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Tom Campbell: Reunion stirs memories and epiphanies

Writer

Tom Campbell, former assistant state treasurer, is creator/host of NC SPIN, a weekly television discussion of state issues.

Note to readers: 55 years after graduation members of our high school class reunited to reminisce and renew friendships. I wrote this piece for our hometown newspaper and it got so much comment I thought I would share it with you in hopes it stirs memories of your own formative times.

We were born the final year of World War II and, not coincidentally, the year before the Baby Boom began. Our waistlines have thickened and our hairlines thinned, as have, with increasing frequency, our numbers, but we gathered in Greenville to commemorate the 55th reunion of the Rose High School class of 1963.

We came along when parents, worried about us contracting polio, made us rest every afternoon. We learned to read with Dick and Jane, Sally, Spot and Puff. We enjoyed getting our own newspaper, The Weekly Reader, where we learned Ike was president and the biggest fear was nuclear war, so we practiced hiding under our desks in the event of attack. We joined the effort to bring the U.S.S. North Carolina back home to Wilmington by collecting dimes.

We played outside a lot, with games like Red Rover, dodge ball, kick the can — and you could most always get some guys together for a pickup game of baseball, basketball or football.

Following church and Sunday lunch, it was a treat to get in the family car and ride around, sometimes stopping for an ice cream cone from Carolina Dairies or for a soft drink and pack of nabs from a service station. No stores were open because of “blue laws.”

Most moms didn’t work outside the home; however, once a week she shopped for groceries at Overton’s, Cozart’s, the Colonial Store or A&P. Mostly we ate at home, but The Silo Restaurant featured “chicken in the rough,” fried chicken with biscuits and honey. You could drive across the Tar River to eat at Respess Brothers Barbecue, where a plate of ‘cue, boiled potatoes, Brunswick stew, slaw and cornbread sticks was $1.50. There were also a few cafes featuring home cooked food; Kares and Carolina Café are ones I remember.

Ours was the Pepsi Generation, the dawning of Kennedy’s Camelot, of Elvis, television and air conditioning. Since most families only had one car, our primary mode of transportation was to walk or ride our bicycles. We pedaled them everywhere, especially after school to downtown Greenville. We could park out front of any store or to enjoy an 8-cent cherry Coke with crushed ice from the drugstore, leaving our books and coats unprotected in the wire basket attached to the bike, never imagining anyone might steal anything.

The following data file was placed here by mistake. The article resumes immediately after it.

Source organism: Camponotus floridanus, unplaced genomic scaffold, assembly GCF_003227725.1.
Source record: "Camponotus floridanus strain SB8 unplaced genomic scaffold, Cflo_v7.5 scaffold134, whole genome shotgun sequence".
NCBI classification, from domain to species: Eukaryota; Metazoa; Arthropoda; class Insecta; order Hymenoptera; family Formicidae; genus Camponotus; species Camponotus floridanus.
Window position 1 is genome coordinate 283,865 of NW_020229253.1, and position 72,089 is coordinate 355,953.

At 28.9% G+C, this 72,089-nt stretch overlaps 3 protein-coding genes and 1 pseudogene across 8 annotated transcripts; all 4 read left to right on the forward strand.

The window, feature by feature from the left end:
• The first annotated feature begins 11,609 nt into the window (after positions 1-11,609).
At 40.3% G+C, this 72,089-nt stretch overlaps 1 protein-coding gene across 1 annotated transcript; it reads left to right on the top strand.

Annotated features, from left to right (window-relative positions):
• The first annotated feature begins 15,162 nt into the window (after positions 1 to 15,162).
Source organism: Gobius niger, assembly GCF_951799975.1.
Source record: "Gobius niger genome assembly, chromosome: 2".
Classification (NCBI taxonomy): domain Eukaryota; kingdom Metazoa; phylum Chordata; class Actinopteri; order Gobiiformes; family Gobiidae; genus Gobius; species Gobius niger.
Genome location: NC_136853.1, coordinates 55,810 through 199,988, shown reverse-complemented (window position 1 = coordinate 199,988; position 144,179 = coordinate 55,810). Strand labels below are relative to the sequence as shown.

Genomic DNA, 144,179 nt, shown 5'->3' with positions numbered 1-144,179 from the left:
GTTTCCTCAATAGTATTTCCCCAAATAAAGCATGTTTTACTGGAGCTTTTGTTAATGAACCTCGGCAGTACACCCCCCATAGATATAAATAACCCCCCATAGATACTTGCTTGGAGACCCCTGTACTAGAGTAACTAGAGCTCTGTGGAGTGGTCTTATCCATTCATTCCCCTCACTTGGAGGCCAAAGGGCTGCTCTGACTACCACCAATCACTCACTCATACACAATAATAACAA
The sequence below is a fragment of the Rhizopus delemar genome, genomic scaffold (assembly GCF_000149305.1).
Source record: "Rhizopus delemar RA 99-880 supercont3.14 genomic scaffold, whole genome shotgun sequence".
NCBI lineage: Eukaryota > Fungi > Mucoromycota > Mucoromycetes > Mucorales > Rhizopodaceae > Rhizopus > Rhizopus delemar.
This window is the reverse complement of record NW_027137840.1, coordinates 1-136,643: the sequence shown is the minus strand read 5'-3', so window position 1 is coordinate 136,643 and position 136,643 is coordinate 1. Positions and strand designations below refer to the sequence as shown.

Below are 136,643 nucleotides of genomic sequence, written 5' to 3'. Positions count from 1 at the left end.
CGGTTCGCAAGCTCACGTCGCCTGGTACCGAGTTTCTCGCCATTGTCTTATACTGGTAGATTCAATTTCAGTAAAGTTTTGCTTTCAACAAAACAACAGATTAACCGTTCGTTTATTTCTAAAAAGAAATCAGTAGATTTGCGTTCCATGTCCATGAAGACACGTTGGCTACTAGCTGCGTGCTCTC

We celebrated as our classmates turned 16 and got their ticket to freedom, a driver’s license. For 5 bucks a guy could fill up the family car, go to the newly opened Hardees and get a bagful of 15-cent hamburgers and 10-cent fries and have enough left to take his date to the Pitt Theatre. I remember when a gallon of gas was less than 20 cents, soft drinks were a nickel and candy bars a dime.

The teenage club at Elm Street Park was where we went to dance and meet friends — junior high Friday nights, senior high on Saturdays — with guys wearing Madras shirts, Bass Weejuns and London Fog windbreakers. Girls wore wraparound skirts, scarab bracelets and silver circle pins on the collars of their Villager blouses. We learned to dance the bop holding onto a door knob, watching Marie Wallace on WNCT’s Dance-o-Rama or Dick Clark’s American Bandstand.

We recognized that we were growing up in magical, optimistic times and that much was expected from our generation. We had big dreams as we walked across the platform at Ficklen Stadium (the first time it was used publicly) and Dr. Burt Aycock, school board chairman, and Junius H. Rose, superintendent of Greenville City Schools, handed us our diplomas.

For the first few reunions since our 1963 graduations we busily tried to impress our classmates with how well we were doing, showing pictures of families and telling about our lives.

For the more recent reunions we have given thanks we have made it thus far, aware growing numbers of classmates haven’t, and have just been joyful to once again see those friends with whom we grew up. But my epiphany from that reunion weekend was that even though it brought back precious memories, we cannot live in the past and must look forward to the road ahead and how we will travel it.

Tom Campbell is former assistant state treasurer and is creator/host of NC SPIN, a weekly television discussion of N.C. issues that airs on UNC-TV Fridays at 7:30 p.m. and Sundays at 12:30 p.m.

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